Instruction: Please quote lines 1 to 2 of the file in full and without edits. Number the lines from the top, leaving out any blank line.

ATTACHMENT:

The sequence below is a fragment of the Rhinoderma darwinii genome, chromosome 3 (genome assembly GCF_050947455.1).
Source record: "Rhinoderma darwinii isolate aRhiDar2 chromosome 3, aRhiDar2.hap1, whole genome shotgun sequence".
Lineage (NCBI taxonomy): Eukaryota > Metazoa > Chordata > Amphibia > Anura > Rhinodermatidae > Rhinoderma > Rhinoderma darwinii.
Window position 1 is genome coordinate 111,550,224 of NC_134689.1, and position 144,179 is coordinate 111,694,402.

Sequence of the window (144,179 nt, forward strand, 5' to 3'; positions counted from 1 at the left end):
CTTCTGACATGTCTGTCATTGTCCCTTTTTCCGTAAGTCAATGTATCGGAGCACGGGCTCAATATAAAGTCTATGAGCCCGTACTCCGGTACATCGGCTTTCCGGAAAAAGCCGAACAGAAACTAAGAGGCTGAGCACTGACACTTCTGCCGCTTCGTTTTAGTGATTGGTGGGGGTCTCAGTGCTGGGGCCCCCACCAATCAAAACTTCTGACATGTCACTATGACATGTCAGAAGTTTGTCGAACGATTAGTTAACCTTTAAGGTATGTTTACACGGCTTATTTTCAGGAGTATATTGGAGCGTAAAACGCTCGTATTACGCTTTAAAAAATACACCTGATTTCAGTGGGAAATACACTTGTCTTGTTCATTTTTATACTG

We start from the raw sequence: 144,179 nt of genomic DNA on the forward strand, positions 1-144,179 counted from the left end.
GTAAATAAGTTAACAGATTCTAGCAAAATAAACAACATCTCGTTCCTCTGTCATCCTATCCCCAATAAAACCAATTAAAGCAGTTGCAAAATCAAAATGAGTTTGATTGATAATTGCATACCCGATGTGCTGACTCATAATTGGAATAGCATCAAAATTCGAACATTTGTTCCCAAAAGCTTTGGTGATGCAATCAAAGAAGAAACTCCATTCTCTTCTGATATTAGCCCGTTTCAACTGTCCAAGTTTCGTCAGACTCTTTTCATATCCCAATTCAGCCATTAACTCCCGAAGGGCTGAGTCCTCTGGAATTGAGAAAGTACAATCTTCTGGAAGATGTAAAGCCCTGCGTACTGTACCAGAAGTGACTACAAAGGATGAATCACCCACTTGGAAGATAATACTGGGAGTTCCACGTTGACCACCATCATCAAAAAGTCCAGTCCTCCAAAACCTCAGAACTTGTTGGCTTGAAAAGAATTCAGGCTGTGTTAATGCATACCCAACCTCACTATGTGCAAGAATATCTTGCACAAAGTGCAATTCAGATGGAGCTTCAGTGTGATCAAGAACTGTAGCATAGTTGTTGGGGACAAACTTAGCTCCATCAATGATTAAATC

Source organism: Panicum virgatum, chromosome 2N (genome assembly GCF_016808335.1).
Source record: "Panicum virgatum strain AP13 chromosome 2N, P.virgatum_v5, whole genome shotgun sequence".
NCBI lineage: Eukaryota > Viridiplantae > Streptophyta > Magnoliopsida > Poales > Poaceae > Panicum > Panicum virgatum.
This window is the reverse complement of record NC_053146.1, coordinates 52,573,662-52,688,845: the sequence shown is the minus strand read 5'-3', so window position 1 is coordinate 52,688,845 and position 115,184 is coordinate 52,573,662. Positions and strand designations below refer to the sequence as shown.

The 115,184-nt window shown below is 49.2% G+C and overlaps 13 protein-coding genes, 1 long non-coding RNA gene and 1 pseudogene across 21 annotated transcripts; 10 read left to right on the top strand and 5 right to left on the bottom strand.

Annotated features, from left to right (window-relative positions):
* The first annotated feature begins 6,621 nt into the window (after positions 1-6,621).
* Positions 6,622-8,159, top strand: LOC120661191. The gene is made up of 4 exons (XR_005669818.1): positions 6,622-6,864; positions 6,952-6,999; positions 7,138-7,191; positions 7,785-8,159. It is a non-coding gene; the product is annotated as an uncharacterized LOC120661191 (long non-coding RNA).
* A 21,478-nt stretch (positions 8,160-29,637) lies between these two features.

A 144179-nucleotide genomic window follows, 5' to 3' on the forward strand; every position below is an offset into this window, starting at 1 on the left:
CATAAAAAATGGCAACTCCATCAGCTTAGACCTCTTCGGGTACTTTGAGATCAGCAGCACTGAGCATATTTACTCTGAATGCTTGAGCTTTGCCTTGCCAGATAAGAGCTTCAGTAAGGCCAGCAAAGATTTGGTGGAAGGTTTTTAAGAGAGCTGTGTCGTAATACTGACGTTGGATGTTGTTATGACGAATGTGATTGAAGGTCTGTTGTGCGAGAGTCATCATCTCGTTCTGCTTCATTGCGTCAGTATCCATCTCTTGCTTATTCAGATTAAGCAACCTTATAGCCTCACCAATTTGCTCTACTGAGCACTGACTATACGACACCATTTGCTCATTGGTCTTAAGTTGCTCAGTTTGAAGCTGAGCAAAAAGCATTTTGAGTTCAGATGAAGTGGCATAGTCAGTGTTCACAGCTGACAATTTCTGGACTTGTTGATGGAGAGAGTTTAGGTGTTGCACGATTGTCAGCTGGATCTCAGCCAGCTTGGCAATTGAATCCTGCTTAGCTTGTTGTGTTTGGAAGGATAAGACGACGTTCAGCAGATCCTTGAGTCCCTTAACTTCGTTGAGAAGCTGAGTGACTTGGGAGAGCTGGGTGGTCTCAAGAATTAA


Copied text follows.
The sequence below is a fragment of the Rhinoderma darwinii genome, chromosome 3 (genome assembly GCF_050947455.1).
Source record: "Rhinoderma darwinii isolate aRhiDar2 chromosome 3, aRhiDar2.hap1, whole genome shotgun sequence".